'Iwasawa theory was supposed to help create 'something called a class number formula.

'But several months passed 'and the class number formula remained out of reach.

' So at the end of the summer of '91 I was at a conference.

John Coates told me about a wonderful new paper of Matthias Flach, a student of his, in which he had tackled the class number formula, in fact, exactly the class number formula I needed.

So Flach, using ideas of Kolyvagin .

.

had made a very significant first step in actually producing the class number formula.

So at that point I thought, "This is just what I need, this is tailor-made for the problem.

" I put aside completely the old approach I'd been trying and I devoted myself day and night to extending his result.

'Andrew was almost there, 'but this breakthrough was risky and complicated.

'After six years of secrecy, he needed to confide in someone.

' January of 1993, Andrew came up to me one day at tea, asked me if I could come up to his office, there was something he wanted to talk to me about.

I had no idea what this could be.

I went up to his office, he closed the door, he said he thought he would be able to prove Taniyama-Shimura.

I was just amazed.

This was fantastic.

It involved a kind of mathematics that Nick Katz is an expert in.

I think another reason he asked me was .

.

that he was sure I would not tell other people.

I would keep my mouth shut - which I did.

JOHN CONWAY: 'Andrew Wiles and Nick Katz 'had been spending rather a lot of time' huddled over a coffee table at a far end of the common room working on some problem or other.

We never knew what it was.

'In order not to arouse any more suspicion, 'Andrew decided to check his proof 'by disguising it in a course of lectures 'which Nick Katz could then attend.

' Well, I explained at the beginning of the course that Flach had written this beautiful paper and I wanted to try to extend it to prove the full class number formula.

The only thing I didn't explain was that proving the class number formula was most of the way to Fermat's last theorem.

So this course was announced that said "Calculations On Elliptic Curves", which could mean anything.

Didn't mention Fermat, didn't mention Taniyama-Shimura - there was no way in the world anyone could have guessed that it was about that if he didn't already know.

None of the graduate students knew, and in a few weeks they just drifted off because it's impossible to follow stuff if you don't know what it's for, pretty much.

It's pretty hard even if you DO know what it's for.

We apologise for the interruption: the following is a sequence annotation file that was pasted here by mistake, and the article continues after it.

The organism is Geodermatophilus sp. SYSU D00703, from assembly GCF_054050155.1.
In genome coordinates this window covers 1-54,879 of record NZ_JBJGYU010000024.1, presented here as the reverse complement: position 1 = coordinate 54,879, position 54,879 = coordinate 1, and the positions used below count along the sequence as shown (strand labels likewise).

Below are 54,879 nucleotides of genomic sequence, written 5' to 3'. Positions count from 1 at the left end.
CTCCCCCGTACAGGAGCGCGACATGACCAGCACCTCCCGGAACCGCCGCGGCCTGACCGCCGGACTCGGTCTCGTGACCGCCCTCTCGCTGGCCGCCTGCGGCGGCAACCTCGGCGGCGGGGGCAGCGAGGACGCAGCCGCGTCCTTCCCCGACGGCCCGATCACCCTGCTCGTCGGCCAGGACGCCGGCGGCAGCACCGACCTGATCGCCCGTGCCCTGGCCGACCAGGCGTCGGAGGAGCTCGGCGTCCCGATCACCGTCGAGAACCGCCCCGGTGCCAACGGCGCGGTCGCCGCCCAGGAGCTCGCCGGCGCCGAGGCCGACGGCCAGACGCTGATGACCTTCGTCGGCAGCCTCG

But after a few weeks, I was the only guy in the audience.

'The lectures revealed no errors 'and still none of his colleagues suspected 'why Andrew was being so secretive.

' Maybe he's run out of ideas! That's why he's quiet - you never know why they're quiet.

'The proof was still missing a vital ingredient, 'but Andrew now felt confident.

'It was time to tell one more person.

' I called up Peter and asked him if I could come round and talk to him about something.

I got a phone call from Andrew saying that he had something very important he wanted to chat to me about.

And, sure enough, he had some very exciting news.

I said, "I think you'd better sit down for this.

" And he sat down.

I said, "I think I'm about to prove Fermat's last theorem.

" I was flabbergasted.

Excited.

Disturbed.

I mean, I remember that night finding it quite difficult to sleep.

METRONOME TICKS But there was still a problem.

Late in the spring of '93, I was in this very awkward position.

I thought I'd got most of the curves being modular - so that was NEARLY enough to be content to have Fermat's last theorem - but there was this These few families of elliptic curves that had escaped the net.

I was sitting here at my desk in May of '93, still wondering about this problem.

And I was casually glancing at a paper of Barry Mazur's and there was just one sentence which made a reference to actually what is a 19th-century construction.

And I just instantly realised that there was a trick that I could use, that I could switch from the families of elliptic curves I'd been using.

I'd been studying them using the prime three - I could switch and study them using the prime five.